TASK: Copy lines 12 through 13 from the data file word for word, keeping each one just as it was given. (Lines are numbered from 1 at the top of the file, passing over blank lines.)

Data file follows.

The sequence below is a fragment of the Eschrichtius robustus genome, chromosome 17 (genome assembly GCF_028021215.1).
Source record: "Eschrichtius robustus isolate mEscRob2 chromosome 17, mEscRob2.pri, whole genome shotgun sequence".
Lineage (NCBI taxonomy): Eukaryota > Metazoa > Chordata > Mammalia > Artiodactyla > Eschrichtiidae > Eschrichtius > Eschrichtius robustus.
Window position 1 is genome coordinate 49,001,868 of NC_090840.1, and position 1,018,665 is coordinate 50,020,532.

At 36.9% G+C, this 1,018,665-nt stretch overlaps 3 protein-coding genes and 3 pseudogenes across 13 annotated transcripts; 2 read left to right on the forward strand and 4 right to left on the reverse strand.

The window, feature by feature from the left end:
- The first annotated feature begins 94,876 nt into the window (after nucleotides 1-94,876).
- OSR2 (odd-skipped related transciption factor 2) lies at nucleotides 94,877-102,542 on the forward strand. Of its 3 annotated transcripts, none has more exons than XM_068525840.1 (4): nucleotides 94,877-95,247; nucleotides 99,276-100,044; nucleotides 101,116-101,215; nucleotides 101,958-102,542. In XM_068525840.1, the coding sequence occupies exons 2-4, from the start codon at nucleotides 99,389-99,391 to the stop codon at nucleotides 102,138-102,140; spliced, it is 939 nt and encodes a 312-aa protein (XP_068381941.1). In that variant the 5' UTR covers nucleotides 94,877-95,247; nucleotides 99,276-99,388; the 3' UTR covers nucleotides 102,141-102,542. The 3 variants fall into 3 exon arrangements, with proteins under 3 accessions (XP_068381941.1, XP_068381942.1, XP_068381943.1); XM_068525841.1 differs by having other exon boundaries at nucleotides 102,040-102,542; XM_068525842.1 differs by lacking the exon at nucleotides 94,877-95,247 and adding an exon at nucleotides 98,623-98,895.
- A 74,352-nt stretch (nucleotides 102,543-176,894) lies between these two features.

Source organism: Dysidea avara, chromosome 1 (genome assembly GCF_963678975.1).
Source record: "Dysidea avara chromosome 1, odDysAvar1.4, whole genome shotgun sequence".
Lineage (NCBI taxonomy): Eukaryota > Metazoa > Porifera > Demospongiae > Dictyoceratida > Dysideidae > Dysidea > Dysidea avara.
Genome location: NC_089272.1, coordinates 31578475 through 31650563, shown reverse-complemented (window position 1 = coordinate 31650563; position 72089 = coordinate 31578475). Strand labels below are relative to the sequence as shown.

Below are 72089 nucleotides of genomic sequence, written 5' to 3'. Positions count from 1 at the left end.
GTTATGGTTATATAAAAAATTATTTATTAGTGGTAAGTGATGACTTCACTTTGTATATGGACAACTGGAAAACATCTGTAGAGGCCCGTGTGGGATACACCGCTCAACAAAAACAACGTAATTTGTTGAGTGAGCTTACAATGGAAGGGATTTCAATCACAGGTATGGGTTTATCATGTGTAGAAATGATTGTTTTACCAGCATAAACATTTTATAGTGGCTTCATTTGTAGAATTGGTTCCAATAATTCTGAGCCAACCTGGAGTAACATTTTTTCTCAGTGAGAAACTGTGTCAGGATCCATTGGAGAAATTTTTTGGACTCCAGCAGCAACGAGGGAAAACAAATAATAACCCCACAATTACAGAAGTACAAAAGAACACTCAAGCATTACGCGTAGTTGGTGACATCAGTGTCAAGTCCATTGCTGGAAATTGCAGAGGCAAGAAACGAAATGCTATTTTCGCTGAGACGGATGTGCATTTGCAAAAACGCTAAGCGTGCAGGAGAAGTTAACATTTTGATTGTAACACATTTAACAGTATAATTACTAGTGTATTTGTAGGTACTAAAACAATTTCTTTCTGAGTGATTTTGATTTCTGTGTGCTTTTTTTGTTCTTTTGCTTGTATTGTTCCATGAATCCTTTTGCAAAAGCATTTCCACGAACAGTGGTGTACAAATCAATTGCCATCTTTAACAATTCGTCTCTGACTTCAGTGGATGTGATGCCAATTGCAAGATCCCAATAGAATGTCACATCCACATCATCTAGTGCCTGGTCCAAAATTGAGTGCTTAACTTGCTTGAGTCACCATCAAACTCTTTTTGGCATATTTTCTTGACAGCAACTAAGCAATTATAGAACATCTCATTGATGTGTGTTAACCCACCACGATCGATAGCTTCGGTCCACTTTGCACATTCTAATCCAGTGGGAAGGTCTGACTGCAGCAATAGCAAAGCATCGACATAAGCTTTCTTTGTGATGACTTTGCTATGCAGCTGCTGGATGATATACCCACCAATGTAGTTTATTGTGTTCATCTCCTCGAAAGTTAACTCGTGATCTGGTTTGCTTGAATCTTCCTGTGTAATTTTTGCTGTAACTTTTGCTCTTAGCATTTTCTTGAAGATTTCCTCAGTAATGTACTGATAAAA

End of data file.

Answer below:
Lineage (NCBI taxonomy): Eukaryota > Metazoa > Porifera > Demospongiae > Dictyoceratida > Dysideidae > Dysidea > Dysidea avara.
Genome location: NC_089272.1, coordinates 31578475 through 31650563, shown reverse-complemented (window position 1 = coordinate 31650563; position 72089 = coordinate 31578475). Strand labels below are relative to the sequence as shown.